Against the Broncos, life is impossible doing that.
The Chiefs do have some subtle things about their offense that work in Smith’s favor and could befuddle the Broncos. For one, they’re among the most formation-diverse offenses in the NFL — from play to play, you’ll rarely see a similar set. This isn’t a no-huddle or speed offense by default, but if they can stretch Denver’s defense schematically and force them to play without the ability to adjust and substitute, Smith will have more openings for the deep ball. Pre-snap motion will dictate coverage, and the Chiefs dial up some great things in that regard. Smith hasn’t thrown a single interception this year out of play action, but he’s only had 88 dropbacks with those fakes.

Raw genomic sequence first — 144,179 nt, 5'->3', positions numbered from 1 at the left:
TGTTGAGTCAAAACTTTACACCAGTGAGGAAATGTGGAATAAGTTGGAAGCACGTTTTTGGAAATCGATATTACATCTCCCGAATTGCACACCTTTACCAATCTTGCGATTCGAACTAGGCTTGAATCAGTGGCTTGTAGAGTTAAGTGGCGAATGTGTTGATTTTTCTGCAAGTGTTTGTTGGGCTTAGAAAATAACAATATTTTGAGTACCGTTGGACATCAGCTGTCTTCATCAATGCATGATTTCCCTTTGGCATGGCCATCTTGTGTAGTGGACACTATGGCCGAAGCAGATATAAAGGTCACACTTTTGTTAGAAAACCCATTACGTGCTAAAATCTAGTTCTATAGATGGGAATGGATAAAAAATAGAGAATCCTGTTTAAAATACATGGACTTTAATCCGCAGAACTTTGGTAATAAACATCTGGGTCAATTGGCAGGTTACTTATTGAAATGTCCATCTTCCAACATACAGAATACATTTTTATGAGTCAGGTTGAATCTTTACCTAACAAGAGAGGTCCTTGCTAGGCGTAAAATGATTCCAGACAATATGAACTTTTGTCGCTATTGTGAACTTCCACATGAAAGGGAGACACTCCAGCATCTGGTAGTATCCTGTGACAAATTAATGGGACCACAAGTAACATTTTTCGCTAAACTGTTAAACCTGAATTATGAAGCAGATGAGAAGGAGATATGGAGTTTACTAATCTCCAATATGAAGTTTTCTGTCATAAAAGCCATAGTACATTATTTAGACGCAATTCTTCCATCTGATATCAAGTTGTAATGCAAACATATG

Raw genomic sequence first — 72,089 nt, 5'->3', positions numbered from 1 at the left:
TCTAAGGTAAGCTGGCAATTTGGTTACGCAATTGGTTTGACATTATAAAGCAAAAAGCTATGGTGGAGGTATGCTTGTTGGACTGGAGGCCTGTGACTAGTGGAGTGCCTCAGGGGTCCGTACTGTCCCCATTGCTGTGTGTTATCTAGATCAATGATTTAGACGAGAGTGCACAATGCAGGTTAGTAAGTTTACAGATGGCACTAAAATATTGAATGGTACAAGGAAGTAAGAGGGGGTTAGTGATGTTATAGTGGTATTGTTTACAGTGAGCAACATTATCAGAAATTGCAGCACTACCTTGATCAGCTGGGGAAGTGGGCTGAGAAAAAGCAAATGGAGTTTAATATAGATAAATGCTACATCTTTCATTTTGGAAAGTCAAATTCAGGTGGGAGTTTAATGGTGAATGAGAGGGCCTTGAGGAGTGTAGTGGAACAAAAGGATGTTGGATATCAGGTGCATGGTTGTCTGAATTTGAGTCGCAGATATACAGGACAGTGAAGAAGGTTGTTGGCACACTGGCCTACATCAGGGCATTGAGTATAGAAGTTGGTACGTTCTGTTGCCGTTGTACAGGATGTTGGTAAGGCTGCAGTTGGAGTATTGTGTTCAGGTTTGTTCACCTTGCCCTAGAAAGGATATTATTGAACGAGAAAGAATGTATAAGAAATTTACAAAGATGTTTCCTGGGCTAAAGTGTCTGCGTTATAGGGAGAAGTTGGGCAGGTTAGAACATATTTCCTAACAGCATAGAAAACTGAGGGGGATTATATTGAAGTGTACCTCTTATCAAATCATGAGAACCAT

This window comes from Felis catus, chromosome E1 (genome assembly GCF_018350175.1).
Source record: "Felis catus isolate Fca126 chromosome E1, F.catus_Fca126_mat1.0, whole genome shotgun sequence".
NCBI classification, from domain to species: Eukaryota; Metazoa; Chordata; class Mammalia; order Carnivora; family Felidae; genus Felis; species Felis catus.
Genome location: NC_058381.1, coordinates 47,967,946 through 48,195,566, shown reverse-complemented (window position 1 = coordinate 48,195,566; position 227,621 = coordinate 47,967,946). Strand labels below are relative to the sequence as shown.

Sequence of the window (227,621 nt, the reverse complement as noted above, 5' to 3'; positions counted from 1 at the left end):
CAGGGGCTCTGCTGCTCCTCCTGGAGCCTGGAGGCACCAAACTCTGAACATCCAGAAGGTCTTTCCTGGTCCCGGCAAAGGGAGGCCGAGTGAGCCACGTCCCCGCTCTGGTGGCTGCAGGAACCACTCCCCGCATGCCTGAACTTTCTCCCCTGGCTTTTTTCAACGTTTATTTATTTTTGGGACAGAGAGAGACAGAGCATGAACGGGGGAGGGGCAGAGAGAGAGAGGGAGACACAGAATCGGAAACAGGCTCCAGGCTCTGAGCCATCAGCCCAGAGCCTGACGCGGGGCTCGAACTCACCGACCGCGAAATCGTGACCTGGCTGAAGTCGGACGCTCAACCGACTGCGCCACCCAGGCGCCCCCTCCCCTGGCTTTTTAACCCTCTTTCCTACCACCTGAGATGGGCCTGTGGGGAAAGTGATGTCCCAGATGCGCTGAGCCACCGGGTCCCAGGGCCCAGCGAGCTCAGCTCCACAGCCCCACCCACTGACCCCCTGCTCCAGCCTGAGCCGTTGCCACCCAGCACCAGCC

If the Chiefs are looking to create more shot plays through scheme, forcing defenders to cheat up against the threat of the run is a great place to start. Route combinations like the one illustrated above will also help Smith’s case.
No matter what they set up for these two key divisional matchups, it’s the line of demarcation for the Chiefs. And Alex Smith will be the one to move that line — at some crucial point, for better or worse.